Recently, a friend had a holiday booked in Sharm el Sheikh in Egypt, flying in and out of the airport there, which for obvious reasons didn’t suddenly seem like such a good idea.
The tour operator had offered her a trip to the Red Sea resort of Hurghada instead, and she wanted to know what I thought.
And what I thought was – I learned to scuba dive in Hurghada, and loved it, and if Hurghada is deemed safe by the tour operators and the Foreign and Commonwealth Office then she should go because, heaven knows, the Egyptian tourism industry could do with a bit of support these days. It’s not the fault of shopkeepers and restaurant-owners and hotel maids that psychopathic loons shoot up beaches, attack hotels and blow up planes, but they are the ones that lose their jobs and see their families suffer when we stop travelling.
So here’s something I wrote many years ago, and if it inspires a trip to the safe parts of Egypt, that most cultured and genteel of countries, then – hooray!
“And one more thing”, says Callum, the scuba-dive instructor. “I don’t want to hear anyone calling these flippers and goggles. They’re fins and masks. This isn’t splash time. It’s serious stuff”.
We all look suitably chastened.
It’s day one on the learn-to-dive course at Hurghada on the Red Sea and already we’re au fait with some very technical terms – such as BCD (buoyancy jacket), regulator (air mouthpiece), octopus (another kid of mouthpiece) and ADI (annoying diving instructor – just kidding Callum).
Superb coral reefs and dive sites
A mere fishing village a generation ago, Hurghada is now one of Egypt’s biggest resorts – almsot entirely due to the proximity of superb coral reefs and offshore island dive sites. The calm water is a comforting 31 degrees in summer, making it one of the world’s best spots to learn to dive. Others come for the snorkelling, swimming and windsurfing, or to check out the marine life one stage removed – from a glass-bottomed boat of the local tourist submarine.
Novice I may be, but in four days time I’ll be a qualified diver with a PADI (Professional Association of Diving Instructors) certificate to prove it. But there’s a lot of hard work ahead, starting with two half-day classroom sessions spent learning about the Byzantine complexities of scuba-diving. If there’s a back-to-school element to this, it’s rescued by some fascinating stuff – who knew blood appears green under water? – but everyone is champing at the bit to get into the water.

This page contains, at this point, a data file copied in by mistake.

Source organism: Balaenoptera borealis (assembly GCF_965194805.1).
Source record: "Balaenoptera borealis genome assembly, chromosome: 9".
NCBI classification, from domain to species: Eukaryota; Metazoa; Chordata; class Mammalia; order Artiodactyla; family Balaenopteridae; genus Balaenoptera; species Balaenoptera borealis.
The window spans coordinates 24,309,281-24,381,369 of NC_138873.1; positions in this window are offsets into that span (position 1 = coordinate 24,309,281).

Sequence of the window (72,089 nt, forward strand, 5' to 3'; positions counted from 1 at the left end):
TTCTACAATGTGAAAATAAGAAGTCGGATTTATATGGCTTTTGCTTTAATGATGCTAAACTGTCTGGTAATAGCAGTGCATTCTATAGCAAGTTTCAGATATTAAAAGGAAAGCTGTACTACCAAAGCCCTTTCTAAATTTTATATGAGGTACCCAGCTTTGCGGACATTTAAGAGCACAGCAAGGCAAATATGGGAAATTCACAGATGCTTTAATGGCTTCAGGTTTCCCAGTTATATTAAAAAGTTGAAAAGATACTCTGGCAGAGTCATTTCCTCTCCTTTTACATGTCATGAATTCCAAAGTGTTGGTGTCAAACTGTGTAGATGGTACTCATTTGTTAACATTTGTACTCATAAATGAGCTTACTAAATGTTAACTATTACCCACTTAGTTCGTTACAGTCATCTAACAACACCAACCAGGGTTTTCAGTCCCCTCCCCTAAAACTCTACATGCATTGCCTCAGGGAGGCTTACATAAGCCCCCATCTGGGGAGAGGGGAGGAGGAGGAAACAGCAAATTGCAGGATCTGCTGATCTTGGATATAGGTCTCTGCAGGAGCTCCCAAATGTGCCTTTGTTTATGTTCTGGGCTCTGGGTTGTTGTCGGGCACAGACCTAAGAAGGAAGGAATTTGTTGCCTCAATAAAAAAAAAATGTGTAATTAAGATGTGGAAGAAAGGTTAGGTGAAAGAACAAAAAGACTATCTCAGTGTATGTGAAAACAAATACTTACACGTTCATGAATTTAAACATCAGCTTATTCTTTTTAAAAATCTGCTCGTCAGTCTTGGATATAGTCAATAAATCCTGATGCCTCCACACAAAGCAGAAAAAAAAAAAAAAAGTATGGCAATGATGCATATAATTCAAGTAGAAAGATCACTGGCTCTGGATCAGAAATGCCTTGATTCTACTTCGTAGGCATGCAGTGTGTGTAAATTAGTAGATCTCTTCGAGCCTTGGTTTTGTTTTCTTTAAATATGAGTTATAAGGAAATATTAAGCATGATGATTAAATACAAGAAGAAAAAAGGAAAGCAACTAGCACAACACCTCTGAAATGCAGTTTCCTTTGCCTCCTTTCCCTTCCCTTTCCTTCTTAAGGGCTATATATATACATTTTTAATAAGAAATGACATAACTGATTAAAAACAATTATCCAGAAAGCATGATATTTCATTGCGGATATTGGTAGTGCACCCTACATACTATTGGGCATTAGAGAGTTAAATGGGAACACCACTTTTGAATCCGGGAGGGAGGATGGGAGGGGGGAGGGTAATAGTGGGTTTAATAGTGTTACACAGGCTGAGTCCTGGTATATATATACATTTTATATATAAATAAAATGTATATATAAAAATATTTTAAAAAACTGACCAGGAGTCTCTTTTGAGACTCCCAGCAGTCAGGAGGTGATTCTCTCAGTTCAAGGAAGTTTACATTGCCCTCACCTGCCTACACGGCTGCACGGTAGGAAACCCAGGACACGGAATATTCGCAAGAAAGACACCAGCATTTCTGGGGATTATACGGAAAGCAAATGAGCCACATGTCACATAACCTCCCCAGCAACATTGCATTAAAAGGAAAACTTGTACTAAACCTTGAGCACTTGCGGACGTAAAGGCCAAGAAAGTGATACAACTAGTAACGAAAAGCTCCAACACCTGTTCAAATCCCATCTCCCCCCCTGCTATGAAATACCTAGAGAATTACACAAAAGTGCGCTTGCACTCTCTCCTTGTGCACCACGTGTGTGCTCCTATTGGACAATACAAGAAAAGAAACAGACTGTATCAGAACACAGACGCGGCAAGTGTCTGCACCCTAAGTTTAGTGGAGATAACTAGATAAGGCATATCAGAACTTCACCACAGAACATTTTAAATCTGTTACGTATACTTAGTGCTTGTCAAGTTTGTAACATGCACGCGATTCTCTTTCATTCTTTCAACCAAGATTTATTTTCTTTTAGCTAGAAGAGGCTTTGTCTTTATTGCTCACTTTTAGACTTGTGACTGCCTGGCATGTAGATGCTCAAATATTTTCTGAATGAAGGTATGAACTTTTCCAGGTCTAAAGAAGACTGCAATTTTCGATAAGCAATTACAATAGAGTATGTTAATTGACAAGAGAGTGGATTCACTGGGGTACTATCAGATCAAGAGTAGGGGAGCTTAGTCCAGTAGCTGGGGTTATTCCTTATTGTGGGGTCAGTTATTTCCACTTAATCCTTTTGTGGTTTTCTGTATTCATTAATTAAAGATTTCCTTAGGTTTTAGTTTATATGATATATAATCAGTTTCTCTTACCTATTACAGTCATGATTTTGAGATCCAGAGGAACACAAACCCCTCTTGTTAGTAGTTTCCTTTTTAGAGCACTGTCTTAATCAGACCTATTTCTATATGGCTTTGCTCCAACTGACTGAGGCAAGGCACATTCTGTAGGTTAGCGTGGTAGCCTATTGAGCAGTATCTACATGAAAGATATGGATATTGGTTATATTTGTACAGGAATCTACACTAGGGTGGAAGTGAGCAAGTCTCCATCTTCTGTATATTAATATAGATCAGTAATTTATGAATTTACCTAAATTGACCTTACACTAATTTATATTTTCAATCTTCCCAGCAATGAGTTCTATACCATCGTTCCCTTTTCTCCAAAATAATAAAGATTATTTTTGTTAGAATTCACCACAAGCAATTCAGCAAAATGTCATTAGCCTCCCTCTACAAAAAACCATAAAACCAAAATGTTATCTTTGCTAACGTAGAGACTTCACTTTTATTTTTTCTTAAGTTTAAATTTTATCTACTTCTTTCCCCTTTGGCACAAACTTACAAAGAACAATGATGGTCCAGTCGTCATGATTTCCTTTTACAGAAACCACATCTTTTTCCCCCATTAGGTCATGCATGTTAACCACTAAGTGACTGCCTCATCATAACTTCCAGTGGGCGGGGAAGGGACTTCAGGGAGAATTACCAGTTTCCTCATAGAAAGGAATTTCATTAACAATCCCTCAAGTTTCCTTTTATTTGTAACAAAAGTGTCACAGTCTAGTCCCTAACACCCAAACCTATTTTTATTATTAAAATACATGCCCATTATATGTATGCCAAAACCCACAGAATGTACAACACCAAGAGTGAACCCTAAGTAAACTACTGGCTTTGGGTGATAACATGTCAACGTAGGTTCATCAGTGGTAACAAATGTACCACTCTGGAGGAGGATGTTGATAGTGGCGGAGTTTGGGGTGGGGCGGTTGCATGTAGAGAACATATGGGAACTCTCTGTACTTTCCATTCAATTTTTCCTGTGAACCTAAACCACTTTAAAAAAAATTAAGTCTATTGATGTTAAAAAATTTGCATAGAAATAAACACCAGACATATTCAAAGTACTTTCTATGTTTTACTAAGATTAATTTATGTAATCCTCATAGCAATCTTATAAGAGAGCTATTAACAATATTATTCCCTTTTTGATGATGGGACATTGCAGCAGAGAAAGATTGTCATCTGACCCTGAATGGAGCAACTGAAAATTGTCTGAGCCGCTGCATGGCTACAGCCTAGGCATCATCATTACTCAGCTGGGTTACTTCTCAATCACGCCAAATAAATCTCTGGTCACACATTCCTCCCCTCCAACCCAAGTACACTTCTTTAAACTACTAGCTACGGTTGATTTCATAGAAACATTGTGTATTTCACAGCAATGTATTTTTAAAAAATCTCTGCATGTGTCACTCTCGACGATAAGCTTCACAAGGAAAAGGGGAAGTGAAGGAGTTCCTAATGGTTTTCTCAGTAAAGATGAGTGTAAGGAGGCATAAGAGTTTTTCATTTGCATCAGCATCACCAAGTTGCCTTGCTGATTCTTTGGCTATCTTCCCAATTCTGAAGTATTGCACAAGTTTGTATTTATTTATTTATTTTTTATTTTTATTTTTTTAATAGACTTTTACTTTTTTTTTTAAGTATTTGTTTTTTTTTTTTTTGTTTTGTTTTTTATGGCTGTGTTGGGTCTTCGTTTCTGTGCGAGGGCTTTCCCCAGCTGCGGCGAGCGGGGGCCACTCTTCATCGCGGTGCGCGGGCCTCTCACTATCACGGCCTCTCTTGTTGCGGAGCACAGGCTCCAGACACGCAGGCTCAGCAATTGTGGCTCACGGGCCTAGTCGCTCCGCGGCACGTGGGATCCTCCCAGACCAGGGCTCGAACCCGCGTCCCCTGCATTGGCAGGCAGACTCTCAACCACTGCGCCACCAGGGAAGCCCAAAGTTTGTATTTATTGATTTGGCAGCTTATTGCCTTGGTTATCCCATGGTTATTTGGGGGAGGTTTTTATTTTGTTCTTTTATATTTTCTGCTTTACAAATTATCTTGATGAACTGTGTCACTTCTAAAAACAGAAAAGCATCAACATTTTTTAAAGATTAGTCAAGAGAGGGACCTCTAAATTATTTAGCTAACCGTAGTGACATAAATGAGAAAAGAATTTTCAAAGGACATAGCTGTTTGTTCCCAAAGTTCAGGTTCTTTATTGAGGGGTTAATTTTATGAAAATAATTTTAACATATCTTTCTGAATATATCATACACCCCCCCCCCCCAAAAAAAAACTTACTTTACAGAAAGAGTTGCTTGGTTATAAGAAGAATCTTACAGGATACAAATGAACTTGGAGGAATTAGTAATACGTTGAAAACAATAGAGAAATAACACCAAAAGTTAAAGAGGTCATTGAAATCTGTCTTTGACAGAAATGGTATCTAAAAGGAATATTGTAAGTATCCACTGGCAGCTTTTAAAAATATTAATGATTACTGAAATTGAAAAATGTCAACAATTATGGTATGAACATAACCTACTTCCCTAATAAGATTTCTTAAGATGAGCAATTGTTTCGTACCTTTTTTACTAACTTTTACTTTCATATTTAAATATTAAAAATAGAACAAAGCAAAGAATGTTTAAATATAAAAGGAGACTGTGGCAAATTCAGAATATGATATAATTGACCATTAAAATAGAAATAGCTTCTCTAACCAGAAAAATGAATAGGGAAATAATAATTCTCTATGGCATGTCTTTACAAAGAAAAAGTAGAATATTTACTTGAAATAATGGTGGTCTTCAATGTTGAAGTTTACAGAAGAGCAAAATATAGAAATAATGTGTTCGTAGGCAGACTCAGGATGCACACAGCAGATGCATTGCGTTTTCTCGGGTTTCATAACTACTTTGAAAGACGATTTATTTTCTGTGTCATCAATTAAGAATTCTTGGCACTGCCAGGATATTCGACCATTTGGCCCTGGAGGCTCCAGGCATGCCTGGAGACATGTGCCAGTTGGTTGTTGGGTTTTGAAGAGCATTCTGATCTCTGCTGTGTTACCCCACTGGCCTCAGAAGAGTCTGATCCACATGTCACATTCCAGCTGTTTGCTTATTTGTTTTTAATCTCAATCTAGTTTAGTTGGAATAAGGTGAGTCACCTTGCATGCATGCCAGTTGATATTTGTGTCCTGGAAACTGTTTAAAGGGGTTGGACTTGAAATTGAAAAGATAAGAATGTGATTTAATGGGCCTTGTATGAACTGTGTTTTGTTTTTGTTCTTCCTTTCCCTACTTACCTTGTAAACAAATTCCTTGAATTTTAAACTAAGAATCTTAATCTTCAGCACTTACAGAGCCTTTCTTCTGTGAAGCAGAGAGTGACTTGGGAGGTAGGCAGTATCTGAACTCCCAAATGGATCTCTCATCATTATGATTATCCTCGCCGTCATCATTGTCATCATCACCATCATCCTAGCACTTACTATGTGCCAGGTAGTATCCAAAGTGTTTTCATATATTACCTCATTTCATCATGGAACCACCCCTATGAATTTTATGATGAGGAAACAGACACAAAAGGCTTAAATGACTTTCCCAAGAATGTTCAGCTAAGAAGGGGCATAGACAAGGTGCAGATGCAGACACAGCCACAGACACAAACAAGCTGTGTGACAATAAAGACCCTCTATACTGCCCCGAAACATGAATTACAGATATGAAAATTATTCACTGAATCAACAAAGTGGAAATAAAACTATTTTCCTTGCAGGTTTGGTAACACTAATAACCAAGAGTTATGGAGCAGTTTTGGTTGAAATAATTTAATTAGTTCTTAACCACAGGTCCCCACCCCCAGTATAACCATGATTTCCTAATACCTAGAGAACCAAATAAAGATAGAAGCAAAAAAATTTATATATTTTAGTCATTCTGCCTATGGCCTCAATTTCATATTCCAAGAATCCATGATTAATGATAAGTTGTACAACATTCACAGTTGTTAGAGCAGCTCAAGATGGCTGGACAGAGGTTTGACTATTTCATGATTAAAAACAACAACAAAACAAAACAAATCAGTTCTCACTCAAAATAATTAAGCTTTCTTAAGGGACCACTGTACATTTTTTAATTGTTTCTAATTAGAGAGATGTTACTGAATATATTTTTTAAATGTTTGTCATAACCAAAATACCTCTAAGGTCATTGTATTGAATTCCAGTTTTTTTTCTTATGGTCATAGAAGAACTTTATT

For the first two days, you don’t dive anywhere more exotic than the hotel swimming pool.
You can breathe under water!
Regulators in, we drop into the water for the first time and share an amazing discover. Callum wasn’t lying! You can breathe under water! Although at first it’s not exactly what you’d call breathing – rather gasping in great lungfuls, convinced the air will run out any minute. Gradually you learn to trust the tech and calm down. The underwater lessons begin.
By the third day, it’s time for the open sea. On the boat the nerves go into overdrive despite the gloriously diverting surroundings – a breeze ruffles the aquamarine water and, in the distance, the curved reef walls form a sheltered pool in which we’ll make our first dive.
With some relish, Callum points out that if anyone feels sick, the regulators – which must stay in the mouth at all times – are designed so that you can vomit through them under water. Well, that’s reassuring.
Flashes of primary colour flit beneath our fins
In the water, most fears are banished the minute you don a mask and peer down for a fist sight of the world below – flashes of primary colour flit beneath our own fins.
Within minutes we’re grouped in pairs on the white sand bottom, 8 metres down, staring around wildly as improbably designed marine life – is that a fish or a worm, and does it bite? – nips in and out of the nearby tufts of coral. A moray eel stirs itself lazily as we flounder around, trying to maintain our balance.
There are drills and skills to repeat, and then we’re off on the first of four extraordinary swims along the reef wall. Someone sees a turtle; we all marvel at a lurking stingray; while thousands of clownfish, trumpet fish, snapper, butterfly fish and parrotfish makes their rounds, unconcerned by our presence.
It’s completely overwhelming and, like 3 year olds at the zoo, we can’t disntinguish between what is and what isn’t exotic. Look! A bit of old anchor! A rock!
And just like 3 year olds, no one wants to go home when it’s time to head for the surface.
Aquasports Scuba Center by Jose Kevo, via Flickr, CC BY-SA 2.0
Masked Butterfly fish by Derek Keats, via Flickr, CC BY 2.0
Anemones by prilfish, via Flickr, CC BY 2.0
Picassofish (triggerfish) by Derek Keats, via Flickr, CC BY 2.0
Red Sea bannerfish by Derek Keats, via Flickr, CC BY 2.0
Diver and soft coral by Derek Keats, via Flickr, CC BY 2.0
Emperor Angelfish by Derek Keats, via Flickr, CC BY 2.0